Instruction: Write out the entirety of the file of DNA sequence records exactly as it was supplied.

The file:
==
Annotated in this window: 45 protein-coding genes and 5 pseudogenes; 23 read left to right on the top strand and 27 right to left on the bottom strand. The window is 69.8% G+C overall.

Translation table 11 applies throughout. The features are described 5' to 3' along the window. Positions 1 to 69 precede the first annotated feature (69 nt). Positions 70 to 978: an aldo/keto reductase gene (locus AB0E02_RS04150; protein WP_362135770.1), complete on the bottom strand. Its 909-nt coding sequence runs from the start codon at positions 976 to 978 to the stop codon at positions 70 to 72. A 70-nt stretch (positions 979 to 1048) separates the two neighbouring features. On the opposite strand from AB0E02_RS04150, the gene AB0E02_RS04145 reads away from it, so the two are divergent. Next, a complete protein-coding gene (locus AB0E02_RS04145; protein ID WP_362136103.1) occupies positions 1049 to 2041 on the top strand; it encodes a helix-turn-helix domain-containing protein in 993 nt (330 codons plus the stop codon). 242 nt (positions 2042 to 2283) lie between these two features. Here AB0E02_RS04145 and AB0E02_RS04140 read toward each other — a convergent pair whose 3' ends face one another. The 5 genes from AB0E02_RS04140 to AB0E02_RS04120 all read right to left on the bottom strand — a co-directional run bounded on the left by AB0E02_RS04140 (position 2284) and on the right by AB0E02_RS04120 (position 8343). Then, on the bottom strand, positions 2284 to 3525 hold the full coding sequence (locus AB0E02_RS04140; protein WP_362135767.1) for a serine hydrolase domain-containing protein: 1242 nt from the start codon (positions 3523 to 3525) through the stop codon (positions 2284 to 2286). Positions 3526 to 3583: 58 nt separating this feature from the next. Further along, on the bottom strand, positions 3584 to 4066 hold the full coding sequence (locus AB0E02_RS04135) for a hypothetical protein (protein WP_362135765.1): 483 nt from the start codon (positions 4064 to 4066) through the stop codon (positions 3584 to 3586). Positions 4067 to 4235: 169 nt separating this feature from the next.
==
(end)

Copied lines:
Annotated in this window: 45 protein-coding genes and 5 pseudogenes; 23 read left to right on the top strand and 27 right to left on the bottom strand. The window is 69.8% G+C overall.

Translation table 11 applies throughout. The features are described 5' to 3' along the window. Positions 1 to 69 precede the first annotated feature (69 nt). Positions 70 to 978: an aldo/keto reductase gene (locus AB0E02_RS04150; protein WP_362135770.1), complete on the bottom strand. Its 909-nt coding sequence runs from the start codon at positions 976 to 978 to the stop codon at positions 70 to 72. A 70-nt stretch (positions 979 to 1048) separates the two neighbouring features. On the opposite strand from AB0E02_RS04150, the gene AB0E02_RS04145 reads away from it, so the two are divergent. Next, a complete protein-coding gene (locus AB0E02_RS04145; protein ID WP_362136103.1) occupies positions 1049 to 2041 on the top strand; it encodes a helix-turn-helix domain-containing protein in 993 nt (330 codons plus the stop codon). 242 nt (positions 2042 to 2283) lie between these two features. Here AB0E02_RS04145 and AB0E02_RS04140 read toward each other — a convergent pair whose 3' ends face one another. The 5 genes from AB0E02_RS04140 to AB0E02_RS04120 all read right to left on the bottom strand — a co-directional run bounded on the left by AB0E02_RS04140 (position 2284) and on the right by AB0E02_RS04120 (position 8343). Then, on the bottom strand, positions 2284 to 3525 hold the full coding sequence (locus AB0E02_RS04140; protein WP_362135767.1) for a serine hydrolase domain-containing protein: 1242 nt from the start codon (positions 3523 to 3525) through the stop codon (positions 2284 to 2286). Positions 3526 to 3583: 58 nt separating this feature from the next. Further along, on the bottom strand, positions 3584 to 4066 hold the full coding sequence (locus AB0E02_RS04135) for a hypothetical protein (protein WP_362135765.1): 483 nt from the start codon (positions 4064 to 4066) through the stop codon (positions 3584 to 3586). Positions 4067 to 4235: 169 nt separating this feature from the next.